Comments

 

Garrett Connelly 4 months, 3 weeks ago

Instant runoff voting includes the decision that the people should be spared the expense of a new election after they have voted and not chosen a winning person or idea in the first election. The expense of a new election in Massachusetts is, for example, about 50¢ per person applied to the total population.

Instant runoff voting also posits that political parties and their hierarchies function well for choosing the range of candidates and ideas. Someone chosen by the hierarchies, therefore, must win.

I am suggesting that at a time when the majority of actual voters is independent and a majority of voting age people actively boycott elections for very good reasons,* then, it is a good idea to provide distributed intelligence the opportunity to reject partisan election choosing among hierarchical standard bearers entirely and start over.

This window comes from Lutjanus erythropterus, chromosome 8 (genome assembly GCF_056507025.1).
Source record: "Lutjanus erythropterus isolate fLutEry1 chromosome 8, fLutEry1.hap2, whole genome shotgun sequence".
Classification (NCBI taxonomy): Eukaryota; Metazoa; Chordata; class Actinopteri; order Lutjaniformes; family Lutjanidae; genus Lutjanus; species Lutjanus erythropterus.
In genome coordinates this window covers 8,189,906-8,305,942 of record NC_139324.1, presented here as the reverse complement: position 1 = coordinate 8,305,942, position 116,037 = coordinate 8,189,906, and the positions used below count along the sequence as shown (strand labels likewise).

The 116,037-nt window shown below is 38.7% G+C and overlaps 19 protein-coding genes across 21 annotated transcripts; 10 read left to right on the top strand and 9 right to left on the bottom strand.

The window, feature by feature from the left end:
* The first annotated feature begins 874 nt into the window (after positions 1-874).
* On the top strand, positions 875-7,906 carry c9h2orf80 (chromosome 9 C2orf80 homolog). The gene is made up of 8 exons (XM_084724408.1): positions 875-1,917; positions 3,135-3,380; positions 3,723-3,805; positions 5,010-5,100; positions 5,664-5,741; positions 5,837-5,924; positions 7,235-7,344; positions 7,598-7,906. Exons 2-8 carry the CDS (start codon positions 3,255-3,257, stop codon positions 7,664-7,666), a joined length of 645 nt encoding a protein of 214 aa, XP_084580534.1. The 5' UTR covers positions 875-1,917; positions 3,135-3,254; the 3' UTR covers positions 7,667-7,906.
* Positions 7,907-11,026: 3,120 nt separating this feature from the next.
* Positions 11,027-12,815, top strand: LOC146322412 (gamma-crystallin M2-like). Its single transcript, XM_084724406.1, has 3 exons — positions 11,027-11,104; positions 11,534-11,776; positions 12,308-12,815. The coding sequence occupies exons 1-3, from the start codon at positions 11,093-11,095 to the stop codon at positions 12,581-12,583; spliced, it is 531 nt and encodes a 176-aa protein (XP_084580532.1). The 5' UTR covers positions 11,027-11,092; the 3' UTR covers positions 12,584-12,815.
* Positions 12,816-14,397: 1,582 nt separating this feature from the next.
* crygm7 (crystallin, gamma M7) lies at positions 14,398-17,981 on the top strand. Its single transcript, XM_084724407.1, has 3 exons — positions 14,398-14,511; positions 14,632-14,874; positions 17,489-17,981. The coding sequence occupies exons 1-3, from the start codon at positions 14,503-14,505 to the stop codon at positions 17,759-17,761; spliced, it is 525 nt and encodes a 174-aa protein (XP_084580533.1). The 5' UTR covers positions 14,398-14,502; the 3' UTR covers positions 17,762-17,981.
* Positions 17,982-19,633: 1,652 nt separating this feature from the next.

More accurate voting regardless of voting method can be accomplished by including None of the Above. There will obviously be a new election when None of the Above wins.

The general case for ranked choice voting can either include None of the Above explicitly or avoid instant runoff; it does not require a victor. The decision requiring a victor through an instant run off formula eliminates a complete avenue of choice for the distributed intelligence of humanity.